Volvo Ocean Race- Camper back in race mode for Itajai +Video
by Volvo Ocean Race on 8 Apr 2012
Six days after they suspended racing and headed to Puerto Montt in Chile, Chris Nicholson’s men were back in racing mode to take on the remaining 2,800 nautical miles to the finish line in Itajaí.
Navigator Will Oxley keeping an eye on the weather onboard Camper with Emirates Team New Zealand during leg 5 of the Volvo Ocean Race 2011-12, from Auckland, New Zealand to Itajai, Brazil. Hamish Hooper/Camper ETNZ/Volvo Ocean Race©
Camper officially resumed racing at 0441 UTC after motoring through Chile’s waterways for more than 26 hours to get back to the place they suspended.
To complete the leg they must take on the feared Cape Horn, the most southerly tip of South America, one of the most dangerous places to sail in the world.
'It already feels colder here than we remember, and unfortunately for us it is only going to get colder until we eventually round Cape Horn and head north again to more tropical waters,' said Camper media crew member Hamish Hooper.
'From what I learn from the guys on board this is now very late in the year to be rounding Cape Horn so hopefully we get lucky and into a nice weather window to take us down, around and up safely over the next few days.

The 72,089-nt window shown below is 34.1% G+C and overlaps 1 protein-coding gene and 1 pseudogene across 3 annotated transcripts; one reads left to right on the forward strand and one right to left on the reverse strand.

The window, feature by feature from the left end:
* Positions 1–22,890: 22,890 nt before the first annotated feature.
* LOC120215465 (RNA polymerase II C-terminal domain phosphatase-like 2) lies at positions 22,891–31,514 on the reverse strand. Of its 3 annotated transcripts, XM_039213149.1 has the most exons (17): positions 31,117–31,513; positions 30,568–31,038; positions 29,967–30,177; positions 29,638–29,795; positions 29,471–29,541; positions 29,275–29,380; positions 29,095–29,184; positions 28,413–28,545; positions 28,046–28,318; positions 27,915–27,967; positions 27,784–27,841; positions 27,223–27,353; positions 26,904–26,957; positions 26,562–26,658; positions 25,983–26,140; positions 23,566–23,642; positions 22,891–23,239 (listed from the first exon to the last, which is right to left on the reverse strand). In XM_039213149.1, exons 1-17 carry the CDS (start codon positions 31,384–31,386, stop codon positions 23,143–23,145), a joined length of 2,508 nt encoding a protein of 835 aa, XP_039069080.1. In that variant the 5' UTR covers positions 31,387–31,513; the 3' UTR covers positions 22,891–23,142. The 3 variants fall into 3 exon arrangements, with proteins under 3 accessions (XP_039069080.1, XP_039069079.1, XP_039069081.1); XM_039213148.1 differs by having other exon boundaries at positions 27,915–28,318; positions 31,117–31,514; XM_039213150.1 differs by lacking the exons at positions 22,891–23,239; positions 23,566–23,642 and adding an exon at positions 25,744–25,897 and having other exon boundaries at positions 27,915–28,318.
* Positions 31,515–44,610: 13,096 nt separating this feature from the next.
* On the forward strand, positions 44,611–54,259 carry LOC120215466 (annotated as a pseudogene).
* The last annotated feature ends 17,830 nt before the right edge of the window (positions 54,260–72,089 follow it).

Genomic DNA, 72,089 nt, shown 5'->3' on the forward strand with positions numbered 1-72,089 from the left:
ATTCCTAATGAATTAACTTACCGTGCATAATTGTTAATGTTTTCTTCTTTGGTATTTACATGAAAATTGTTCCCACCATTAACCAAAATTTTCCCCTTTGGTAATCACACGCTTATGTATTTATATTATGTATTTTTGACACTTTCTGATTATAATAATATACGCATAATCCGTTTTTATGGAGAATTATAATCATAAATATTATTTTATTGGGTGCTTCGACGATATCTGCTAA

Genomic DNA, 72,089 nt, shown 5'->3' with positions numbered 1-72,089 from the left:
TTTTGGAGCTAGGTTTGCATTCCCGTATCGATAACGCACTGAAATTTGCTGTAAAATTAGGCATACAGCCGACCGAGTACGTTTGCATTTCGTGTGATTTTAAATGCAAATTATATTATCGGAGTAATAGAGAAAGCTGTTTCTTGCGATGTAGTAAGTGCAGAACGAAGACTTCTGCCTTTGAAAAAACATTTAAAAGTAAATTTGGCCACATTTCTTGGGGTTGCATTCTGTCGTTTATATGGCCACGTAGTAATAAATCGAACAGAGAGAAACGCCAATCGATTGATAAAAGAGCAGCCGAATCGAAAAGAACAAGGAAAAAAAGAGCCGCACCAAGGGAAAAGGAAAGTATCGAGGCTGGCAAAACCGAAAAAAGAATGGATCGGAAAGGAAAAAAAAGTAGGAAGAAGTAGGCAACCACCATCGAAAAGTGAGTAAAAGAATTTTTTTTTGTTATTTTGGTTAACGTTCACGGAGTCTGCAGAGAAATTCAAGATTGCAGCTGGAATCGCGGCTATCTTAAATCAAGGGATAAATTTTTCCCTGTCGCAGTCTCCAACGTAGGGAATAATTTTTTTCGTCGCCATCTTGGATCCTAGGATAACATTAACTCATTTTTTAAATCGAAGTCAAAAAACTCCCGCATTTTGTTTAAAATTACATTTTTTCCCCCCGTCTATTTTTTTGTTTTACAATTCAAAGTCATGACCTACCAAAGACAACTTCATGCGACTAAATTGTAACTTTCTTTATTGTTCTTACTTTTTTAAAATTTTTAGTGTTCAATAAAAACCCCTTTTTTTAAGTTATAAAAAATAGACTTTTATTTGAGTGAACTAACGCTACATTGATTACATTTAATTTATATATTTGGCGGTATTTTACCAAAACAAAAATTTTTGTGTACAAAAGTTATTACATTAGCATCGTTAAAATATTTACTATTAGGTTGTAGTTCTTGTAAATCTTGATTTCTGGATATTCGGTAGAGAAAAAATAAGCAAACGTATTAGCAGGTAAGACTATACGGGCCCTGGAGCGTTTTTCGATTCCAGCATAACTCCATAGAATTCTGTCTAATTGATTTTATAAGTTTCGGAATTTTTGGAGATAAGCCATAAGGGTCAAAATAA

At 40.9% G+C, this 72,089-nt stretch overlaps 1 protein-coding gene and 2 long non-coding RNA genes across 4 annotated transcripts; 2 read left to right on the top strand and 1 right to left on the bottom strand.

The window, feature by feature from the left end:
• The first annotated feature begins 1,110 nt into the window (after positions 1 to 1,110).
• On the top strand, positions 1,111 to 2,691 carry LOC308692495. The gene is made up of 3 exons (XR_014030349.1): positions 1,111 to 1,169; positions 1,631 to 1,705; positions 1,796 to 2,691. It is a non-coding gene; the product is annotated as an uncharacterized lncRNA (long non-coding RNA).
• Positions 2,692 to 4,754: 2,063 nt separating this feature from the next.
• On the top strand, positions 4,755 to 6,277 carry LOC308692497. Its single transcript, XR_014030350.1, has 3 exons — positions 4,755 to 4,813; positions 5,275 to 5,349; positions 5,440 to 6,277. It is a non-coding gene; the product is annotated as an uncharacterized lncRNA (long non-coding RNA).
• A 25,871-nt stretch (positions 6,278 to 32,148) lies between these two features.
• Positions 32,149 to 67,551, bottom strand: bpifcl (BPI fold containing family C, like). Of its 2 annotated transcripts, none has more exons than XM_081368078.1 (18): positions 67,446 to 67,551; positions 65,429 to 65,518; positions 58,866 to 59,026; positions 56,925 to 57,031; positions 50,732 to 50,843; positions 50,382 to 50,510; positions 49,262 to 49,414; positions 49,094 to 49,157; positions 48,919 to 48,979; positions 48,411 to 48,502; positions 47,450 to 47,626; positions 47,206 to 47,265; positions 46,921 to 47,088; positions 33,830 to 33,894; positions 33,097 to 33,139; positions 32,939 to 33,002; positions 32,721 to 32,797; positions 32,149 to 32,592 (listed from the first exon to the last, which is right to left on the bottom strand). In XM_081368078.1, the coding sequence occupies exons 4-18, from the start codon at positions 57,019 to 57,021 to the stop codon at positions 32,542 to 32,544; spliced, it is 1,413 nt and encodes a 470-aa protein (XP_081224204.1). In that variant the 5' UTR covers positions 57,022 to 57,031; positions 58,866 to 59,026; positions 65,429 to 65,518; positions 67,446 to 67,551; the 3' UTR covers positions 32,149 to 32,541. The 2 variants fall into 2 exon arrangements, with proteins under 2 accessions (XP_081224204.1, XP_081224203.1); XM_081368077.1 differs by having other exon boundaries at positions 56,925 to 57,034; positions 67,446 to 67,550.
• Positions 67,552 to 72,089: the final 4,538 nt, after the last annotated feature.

'Right now the wind is very light, the swells are such that the boat bangs down off each wave.
'I am slowly getting used to the banging bow again. It wasn’t an enjoyable sound when it was weakened for the 10 days before we stopped in for repairs.
'But with each bang the boat sure feels stronger than it did when vibrations would reverberate right through its bones last week.'
Camper were forced to divert to Chile after discovering structural problems.
They are guaranteed at least 15 points for completing the leg following the retirement of Team Sanya and Abu Dhabi.
Meanwhile, Groupama were within 400 nautical miles of the finish, having resumed racing with a temporary rig on Saturday.